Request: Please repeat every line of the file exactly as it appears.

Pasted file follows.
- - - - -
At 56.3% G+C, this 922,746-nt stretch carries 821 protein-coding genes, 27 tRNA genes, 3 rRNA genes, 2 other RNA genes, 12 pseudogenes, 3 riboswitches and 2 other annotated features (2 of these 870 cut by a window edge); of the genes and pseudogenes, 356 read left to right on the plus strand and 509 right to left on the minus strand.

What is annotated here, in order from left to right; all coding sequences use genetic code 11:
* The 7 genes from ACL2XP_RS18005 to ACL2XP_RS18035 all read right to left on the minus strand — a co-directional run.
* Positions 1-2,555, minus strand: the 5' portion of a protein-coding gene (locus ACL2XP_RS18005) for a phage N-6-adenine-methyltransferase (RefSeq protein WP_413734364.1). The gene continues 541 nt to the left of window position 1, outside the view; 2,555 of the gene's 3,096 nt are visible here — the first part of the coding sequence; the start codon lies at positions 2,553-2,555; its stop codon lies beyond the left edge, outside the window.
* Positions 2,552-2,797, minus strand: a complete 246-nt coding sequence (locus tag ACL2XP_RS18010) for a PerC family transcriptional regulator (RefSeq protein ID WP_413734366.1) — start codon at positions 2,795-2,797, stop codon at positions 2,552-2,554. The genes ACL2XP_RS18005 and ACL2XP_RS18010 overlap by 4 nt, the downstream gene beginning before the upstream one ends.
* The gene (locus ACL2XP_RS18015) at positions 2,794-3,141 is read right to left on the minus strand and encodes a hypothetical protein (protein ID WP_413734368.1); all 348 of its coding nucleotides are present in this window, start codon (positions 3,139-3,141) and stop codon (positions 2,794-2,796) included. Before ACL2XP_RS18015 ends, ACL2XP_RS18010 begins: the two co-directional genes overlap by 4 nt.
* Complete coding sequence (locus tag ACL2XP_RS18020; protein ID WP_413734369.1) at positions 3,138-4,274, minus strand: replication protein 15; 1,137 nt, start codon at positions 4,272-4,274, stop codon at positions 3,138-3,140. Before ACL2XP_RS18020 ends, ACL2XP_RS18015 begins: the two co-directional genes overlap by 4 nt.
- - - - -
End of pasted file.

At 56.3% G+C, this 922,746-nt stretch carries 821 protein-coding genes, 27 tRNA genes, 3 rRNA genes, 2 other RNA genes, 12 pseudogenes, 3 riboswitches and 2 other annotated features (2 of these 870 cut by a window edge); of the genes and pseudogenes, 356 read left to right on the plus strand and 509 right to left on the minus strand.

What is annotated here, in order from left to right; all coding sequences use genetic code 11:
* The 7 genes from ACL2XP_RS18005 to ACL2XP_RS18035 all read right to left on the minus strand — a co-directional run.
* Positions 1-2,555, minus strand: the 5' portion of a protein-coding gene (locus ACL2XP_RS18005) for a phage N-6-adenine-methyltransferase (RefSeq protein WP_413734364.1). The gene continues 541 nt to the left of window position 1, outside the view; 2,555 of the gene's 3,096 nt are visible here — the first part of the coding sequence; the start codon lies at positions 2,553-2,555; its stop codon lies beyond the left edge, outside the window.
* Positions 2,552-2,797, minus strand: a complete 246-nt coding sequence (locus tag ACL2XP_RS18010) for a PerC family transcriptional regulator (RefSeq protein ID WP_413734366.1) — start codon at positions 2,795-2,797, stop codon at positions 2,552-2,554. The genes ACL2XP_RS18005 and ACL2XP_RS18010 overlap by 4 nt, the downstream gene beginning before the upstream one ends.
* The gene (locus ACL2XP_RS18015) at positions 2,794-3,141 is read right to left on the minus strand and encodes a hypothetical protein (protein ID WP_413734368.1); all 348 of its coding nucleotides are present in this window, start codon (positions 3,139-3,141) and stop codon (positions 2,794-2,796) included. Before ACL2XP_RS18015 ends, ACL2XP_RS18010 begins: the two co-directional genes overlap by 4 nt.
* Complete coding sequence (locus tag ACL2XP_RS18020; protein ID WP_413734369.1) at positions 3,138-4,274, minus strand: replication protein 15; 1,137 nt, start codon at positions 4,272-4,274, stop codon at positions 3,138-3,140. Before ACL2XP_RS18020 ends, ACL2XP_RS18015 begins: the two co-directional genes overlap by 4 nt.